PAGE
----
It can often be difficult to see how innovations in mobile payments are relevant to corporates. It might be convenient to tap your phone on an NFC reader to buy a coffee at your nearest chain store, but how is that relevant to a treasurer?
Actually, the fast-paced development in mobile payments on the retail side does have a benefit for corporates, with developers looking at how they can extend products to the widest customer base possible. This has recently been the case with the Barclays Pingit app for smartphones.
The retail launch of the Pingit app to Barclays’ consumer base took place on 16th February this year. The app was designed and released as a peer-to-peer payment mechanism, allowing customers to send payments to each other. This month the app has been updated, to allow the same customers, using the same application, to pay the bank’s corporate client base. By moving from a peer-to-peer, largely cash and cheque replacement payment type, into a consumer to corporate position, the bank hopes to make the corporate collections process easier and faster.
“Where corporates have expensive internal processes handling cash and cheques, this should provide them with considerably better referencing information and a faster send of funds so that those corporates have a better collections mechanism,” says Mike Walters, Head of UK Corporate Payments Product Management at Barclays.
There are a couple of ways that corporates can use Pingit to connect to their customers and receive payments. One way is for the corporate to provide their customers with a corporate ID, which is usually the name of the organisation. So rather than the consumer paying in using their mobile phone number, they are able to just type in the name of the organisation into the app – ‘Help For Heroes’ and ‘The AA’ are two examples of those that are live today.
The other option for corporates is to include their own Quick Response (QR) code in the invoices they send out. There is a QR code reader built within the app that will read that QR code and populate the amount and the referencing information that the corporate wants to see. This information will then play back onto their bank statement, providing a quick way to make the settlement with referencing information.
The original consumer version of Pingit allows for a maximum of £300 per day to be sent from a consumer. Obviously this limit is not great for a corporate that is trying to collect a large utility bill, for example. Taking this into account, the updated consumer to corporate version of the app allows a consumer to pay a corporate up to £10,000 per day. Corporates themselves can receive any amount per day from their consumer base.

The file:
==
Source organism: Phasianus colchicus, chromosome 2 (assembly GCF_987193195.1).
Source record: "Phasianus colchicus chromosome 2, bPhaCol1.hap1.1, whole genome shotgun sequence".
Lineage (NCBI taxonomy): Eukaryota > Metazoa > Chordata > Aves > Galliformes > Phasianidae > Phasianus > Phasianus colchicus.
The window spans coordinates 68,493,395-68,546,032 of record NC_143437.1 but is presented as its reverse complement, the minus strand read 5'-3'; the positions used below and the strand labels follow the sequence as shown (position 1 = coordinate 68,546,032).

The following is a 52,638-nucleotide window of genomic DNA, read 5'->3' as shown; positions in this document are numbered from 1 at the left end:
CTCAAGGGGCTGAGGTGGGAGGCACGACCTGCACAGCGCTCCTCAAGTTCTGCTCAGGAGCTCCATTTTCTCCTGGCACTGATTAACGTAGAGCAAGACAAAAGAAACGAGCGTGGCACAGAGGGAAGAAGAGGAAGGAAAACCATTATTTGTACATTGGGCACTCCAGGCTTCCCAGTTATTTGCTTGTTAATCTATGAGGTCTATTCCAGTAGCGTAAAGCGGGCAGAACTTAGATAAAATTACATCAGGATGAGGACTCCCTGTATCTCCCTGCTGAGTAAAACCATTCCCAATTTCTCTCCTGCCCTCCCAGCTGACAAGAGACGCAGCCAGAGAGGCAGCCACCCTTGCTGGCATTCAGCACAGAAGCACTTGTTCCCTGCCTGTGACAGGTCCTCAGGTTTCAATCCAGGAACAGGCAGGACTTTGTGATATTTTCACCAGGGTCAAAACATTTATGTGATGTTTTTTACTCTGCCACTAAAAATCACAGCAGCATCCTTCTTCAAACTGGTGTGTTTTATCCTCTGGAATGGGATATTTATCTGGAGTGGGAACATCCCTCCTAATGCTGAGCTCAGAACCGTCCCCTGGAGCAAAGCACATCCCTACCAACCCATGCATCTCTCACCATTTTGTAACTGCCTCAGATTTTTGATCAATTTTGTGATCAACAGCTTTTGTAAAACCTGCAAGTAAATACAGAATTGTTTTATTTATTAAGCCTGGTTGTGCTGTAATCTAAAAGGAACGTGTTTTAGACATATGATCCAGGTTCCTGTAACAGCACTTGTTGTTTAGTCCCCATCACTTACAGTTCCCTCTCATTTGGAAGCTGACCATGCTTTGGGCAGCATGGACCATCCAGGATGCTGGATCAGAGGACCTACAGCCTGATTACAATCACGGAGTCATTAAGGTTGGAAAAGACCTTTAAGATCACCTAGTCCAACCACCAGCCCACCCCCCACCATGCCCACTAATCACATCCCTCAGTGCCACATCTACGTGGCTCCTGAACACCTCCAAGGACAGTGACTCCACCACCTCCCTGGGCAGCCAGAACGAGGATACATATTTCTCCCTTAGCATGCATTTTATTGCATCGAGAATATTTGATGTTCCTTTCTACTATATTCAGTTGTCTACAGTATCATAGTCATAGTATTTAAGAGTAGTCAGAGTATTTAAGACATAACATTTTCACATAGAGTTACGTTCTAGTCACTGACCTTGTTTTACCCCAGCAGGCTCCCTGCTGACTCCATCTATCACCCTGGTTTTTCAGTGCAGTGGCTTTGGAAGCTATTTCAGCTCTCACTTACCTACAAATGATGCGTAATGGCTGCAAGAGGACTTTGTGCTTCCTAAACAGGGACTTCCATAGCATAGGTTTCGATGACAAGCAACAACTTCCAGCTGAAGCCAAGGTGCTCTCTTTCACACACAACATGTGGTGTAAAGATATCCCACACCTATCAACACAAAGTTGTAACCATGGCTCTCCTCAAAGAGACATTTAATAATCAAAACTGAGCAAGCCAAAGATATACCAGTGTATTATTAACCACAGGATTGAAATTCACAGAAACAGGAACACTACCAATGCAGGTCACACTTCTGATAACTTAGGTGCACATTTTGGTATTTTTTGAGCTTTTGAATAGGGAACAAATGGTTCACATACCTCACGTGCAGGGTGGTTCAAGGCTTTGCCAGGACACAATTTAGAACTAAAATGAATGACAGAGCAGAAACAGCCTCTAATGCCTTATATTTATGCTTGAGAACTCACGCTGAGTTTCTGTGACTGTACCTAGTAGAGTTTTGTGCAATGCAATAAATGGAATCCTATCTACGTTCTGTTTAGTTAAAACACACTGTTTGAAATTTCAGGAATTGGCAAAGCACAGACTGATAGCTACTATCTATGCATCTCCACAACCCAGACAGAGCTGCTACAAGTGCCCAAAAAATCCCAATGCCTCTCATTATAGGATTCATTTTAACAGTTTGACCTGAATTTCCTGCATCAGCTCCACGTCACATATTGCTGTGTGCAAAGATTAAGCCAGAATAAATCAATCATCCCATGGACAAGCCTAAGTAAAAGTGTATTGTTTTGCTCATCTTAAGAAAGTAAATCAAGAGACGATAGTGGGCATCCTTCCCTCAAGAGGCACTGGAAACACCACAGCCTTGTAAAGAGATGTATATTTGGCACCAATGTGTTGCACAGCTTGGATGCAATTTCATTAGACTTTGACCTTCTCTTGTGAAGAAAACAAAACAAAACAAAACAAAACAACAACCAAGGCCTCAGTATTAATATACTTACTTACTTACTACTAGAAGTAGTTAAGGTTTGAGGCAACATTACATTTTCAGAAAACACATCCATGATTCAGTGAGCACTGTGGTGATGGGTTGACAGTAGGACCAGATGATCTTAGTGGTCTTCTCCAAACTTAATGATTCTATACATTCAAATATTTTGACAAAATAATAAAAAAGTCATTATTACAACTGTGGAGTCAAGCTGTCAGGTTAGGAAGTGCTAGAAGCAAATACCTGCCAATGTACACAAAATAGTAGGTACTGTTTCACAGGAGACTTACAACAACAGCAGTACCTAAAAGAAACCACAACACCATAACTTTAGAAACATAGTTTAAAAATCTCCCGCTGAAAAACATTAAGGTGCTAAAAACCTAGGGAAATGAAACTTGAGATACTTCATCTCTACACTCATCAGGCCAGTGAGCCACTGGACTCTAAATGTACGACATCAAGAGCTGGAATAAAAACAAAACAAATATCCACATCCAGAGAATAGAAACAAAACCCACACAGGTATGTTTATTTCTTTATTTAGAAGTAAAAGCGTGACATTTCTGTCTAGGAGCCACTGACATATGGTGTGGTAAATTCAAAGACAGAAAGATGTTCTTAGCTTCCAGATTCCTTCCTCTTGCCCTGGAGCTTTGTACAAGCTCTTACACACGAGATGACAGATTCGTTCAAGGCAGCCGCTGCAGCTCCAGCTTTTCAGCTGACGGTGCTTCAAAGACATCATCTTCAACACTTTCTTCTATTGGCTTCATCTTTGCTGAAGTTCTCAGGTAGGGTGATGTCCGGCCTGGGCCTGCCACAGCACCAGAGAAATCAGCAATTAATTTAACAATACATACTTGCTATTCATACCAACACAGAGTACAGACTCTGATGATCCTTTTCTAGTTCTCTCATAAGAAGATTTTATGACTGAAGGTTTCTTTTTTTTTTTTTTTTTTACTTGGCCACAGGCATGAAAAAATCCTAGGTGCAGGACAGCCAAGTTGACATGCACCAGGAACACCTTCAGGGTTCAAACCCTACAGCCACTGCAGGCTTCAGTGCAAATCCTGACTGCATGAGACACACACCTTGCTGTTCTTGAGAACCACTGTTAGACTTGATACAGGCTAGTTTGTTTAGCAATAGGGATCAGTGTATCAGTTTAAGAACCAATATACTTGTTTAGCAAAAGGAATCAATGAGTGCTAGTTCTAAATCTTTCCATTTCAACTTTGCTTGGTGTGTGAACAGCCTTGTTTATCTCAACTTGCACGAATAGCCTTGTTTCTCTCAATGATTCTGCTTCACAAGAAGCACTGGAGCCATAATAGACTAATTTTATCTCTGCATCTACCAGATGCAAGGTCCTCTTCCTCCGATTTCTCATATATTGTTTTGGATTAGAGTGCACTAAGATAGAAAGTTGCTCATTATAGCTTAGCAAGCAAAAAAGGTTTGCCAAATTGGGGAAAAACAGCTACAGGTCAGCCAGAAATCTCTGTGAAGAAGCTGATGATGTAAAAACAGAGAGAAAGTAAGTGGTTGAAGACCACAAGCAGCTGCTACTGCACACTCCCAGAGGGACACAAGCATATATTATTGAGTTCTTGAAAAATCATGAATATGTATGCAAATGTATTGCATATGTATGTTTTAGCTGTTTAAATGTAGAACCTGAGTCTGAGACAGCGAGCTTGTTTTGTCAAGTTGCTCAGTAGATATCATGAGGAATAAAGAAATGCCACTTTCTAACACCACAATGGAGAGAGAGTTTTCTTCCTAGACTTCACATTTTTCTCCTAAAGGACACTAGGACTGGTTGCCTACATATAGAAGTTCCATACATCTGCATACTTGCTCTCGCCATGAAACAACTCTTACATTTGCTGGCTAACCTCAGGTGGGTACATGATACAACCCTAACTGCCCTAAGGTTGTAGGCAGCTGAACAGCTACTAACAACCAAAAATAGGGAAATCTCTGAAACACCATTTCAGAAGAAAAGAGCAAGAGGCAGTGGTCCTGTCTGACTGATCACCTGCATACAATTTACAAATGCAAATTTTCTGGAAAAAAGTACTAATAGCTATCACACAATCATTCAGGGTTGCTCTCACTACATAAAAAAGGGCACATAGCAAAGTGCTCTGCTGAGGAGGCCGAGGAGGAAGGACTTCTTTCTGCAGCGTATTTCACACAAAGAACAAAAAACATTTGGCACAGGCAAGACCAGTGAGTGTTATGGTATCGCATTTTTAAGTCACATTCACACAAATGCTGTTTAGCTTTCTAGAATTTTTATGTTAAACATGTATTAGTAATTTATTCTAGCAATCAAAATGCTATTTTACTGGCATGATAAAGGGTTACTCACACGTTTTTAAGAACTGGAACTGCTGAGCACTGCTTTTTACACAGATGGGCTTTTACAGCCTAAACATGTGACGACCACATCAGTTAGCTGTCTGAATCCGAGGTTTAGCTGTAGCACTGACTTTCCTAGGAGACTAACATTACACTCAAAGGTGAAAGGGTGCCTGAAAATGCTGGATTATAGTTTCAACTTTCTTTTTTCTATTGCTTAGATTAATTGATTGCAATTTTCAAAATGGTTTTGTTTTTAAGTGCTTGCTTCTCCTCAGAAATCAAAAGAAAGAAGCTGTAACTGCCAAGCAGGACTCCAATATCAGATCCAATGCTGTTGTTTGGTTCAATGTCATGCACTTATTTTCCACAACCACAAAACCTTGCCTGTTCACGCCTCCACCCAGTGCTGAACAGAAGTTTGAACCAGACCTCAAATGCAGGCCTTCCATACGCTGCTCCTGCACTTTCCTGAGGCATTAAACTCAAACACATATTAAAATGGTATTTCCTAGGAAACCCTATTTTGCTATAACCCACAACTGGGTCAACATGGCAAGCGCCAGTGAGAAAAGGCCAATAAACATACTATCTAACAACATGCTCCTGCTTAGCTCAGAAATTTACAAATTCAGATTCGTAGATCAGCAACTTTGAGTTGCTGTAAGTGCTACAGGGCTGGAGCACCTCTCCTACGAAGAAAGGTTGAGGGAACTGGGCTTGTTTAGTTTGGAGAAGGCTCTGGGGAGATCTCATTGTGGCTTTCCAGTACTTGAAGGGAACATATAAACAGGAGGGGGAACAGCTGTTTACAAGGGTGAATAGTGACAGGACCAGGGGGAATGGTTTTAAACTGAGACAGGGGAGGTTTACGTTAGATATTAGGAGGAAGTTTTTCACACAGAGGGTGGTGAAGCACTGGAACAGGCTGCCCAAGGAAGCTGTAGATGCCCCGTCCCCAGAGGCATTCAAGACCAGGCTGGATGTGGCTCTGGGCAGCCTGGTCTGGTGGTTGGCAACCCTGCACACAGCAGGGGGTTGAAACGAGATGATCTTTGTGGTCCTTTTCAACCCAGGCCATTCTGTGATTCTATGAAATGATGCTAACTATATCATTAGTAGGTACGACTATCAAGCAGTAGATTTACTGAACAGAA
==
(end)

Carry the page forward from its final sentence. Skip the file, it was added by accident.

Any payments that are sent from consumers to corporates via Pingit appear in real time on the statement information of the corporate. Information includes the name of the person who has sent the payment and the referencing number – either from the QR code from the corporate or the one that the consumer has keyed in. Corporates will immediately know, either through their online banking channel or through the statement feeds provided by the bank, that the value is there in cleared funds in their account.
“The beauty of the QR code from the corporate perspective is that they are absolutely in control of what the reference data is, especially for their reconciliation processes,” says Richard Martin, Managing Director, Payments and Cash Management Product at Barclays.
The addition of the consumer to corporate payment functionality has not affected the underlying security that exists in the app, which is still accessed by a five-digit pin number. Additionally, the app uses positive confirmation on the consumer side. Every time a consumer tries to initiate a payment, the app plays back to them the identity of whom they are trying to pay, which they then need to confirm. “This positive confirmation is a significant step forward from cheque, cash or online payments,” says Walters.
Barclays have gone from the peer-to-peer app to the consumer to corporate app in a number of weeks from concept through to launch, so there is a significant flow of development that the bank will be doing going forward. This will be around helping corporates to receive payments more efficiently and enabling corporates to make payments to consumers using the same infrastructure.
“There are a number of other areas that we will be developing around the information feeds, but to start off with we wanted something that was quick and easy and fits into the existing processes on the corporate side,” explains Walters. With developments such as this, it is clear that mobile payments can provide a way to create greater efficiencies for corporates going forward.